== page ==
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chinsettawong 24th September 2011 03:07 AM

Some interesting findings about Stax electrostatic stators
 
I opened up a pair of broken Stax 507 drivers a while ago. I found something unusual about the stators. On the surface of the stators, there are many small spikes. What do you think they are for?

http://i611.photobucket.com/albums/t...g/DSC_2009.jpg

Wachara C.

Calvin 24th September 2011 07:00 AM

Hi,

A: spacers

jauu
Calvin

chinsettawong 24th September 2011 08:28 AM

Hi Calvin,

That's what I thought so too. How do you think Stax made those spikes? I really like to try making them on my headphone stators too.

Wachara C.

oublie 24th September 2011 08:53 AM

I'm guessing here as I've never had a broken pair to examine but there are a few ways that could possibly work.

1. punched from the other side
2. some sort of hot glue or other dry set material formed onto the stator with a mould prior to painting
3. solder? - although I don't know how they would get the size right.

chinsettawong 24th September 2011 10:47 AM

Hi Oublie,

I think they are epoxy or some kinds of plastic material, because you don't want to create any sharp edges on the stators. These spikes are actually quite stiff and they stuck to the stators quite well.

I always thought that by having spacers in the middle of the stators would somehow affect low frequencies. But even with these many spacers, the low frequencies are still very good in these drivers. Perhaps these spacers do not actually touch the diaphragm. They might just put them there to protect the diaphragm from ever touching the stators. What do you think?

geraldfryjr 24th September 2011 04:33 PM

Hi,Wachara,

What would the D/S be?

They could be too not let the diagphram stick to the stator as was suggested and can happen very easily with a very light tension.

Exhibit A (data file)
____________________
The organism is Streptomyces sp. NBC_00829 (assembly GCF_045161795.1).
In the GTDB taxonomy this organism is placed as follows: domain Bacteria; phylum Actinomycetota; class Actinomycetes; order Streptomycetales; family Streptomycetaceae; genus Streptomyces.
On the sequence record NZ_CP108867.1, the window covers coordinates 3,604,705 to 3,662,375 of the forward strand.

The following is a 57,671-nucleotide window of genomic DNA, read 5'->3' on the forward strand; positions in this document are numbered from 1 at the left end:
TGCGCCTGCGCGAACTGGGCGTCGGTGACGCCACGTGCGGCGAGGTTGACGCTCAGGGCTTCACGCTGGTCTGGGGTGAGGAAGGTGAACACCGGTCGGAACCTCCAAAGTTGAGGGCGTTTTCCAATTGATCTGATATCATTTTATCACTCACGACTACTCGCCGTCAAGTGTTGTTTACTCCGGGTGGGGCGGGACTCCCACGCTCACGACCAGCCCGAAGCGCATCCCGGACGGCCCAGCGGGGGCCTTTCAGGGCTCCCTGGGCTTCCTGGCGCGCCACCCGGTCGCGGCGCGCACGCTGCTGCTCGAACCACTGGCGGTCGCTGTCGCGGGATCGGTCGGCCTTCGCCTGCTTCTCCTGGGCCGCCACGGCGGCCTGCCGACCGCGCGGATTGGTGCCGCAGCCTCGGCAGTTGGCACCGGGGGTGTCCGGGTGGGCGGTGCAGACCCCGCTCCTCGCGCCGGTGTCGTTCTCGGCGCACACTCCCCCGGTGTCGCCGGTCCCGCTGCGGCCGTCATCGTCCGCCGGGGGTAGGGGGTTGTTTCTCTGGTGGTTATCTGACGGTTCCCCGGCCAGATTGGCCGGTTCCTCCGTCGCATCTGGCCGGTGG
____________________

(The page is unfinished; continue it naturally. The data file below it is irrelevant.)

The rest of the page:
When I pushed my little panels to the onset of stator clipping it was barely noticeable until I got passed about 5% clipping distortion.

I was not even aware that this was happening until I saw the signal on a scope from a microphone.
The little bit of distortion that I was hearing I wrote off as the amp clipping,But it was not the amp at all.

It was quite livable at that volume but I did not dare too get my ear that close like a headphone driver would be with that test.

At lower levels my little panels are wonderful for headphone drivers but they are 3 times the length that is needed.
The D/S on those is around 1.5 mm.

There were a few times in various tests that got the diagphrams to stick to the stators (mainly with low tensions),and, Just a little knudge with a toothpick through a stator hole was enough to get it to snap back even though the were still energized.

jer :)

chinsettawong 25th September 2011 08:47 AM

Hi Jer,

The D/S is only 0.35 mm and the stator width is 50 mm. The bias voltage is 580v.

It really is a wonderful, little driver. The bass goes down very deep and the treble is lovely.

Wachara C.

DaveG 25th September 2011 09:18 AM

Could the whole surface have been photo etched leaving the spikes?

Kontra 25th September 2011 03:46 PM

Quote:

Originally Posted by chinsettawong (Post 2723234)
Hi Jer,

The D/S is only 0.35 mm and the stator width is 50 mm. The bias voltage is 580v.

It really is a wonderful, little driver. The bass goes down very deep and the treble is lovely.

Wachara C.

can u *.jpg full range?

SY 25th September 2011 04:07 PM

Quote:

Originally Posted by DaveG (Post 2723243)
Could the whole surface have been photo etched leaving the spikes?

Why not injection or compression molded? Seems the easiest way.


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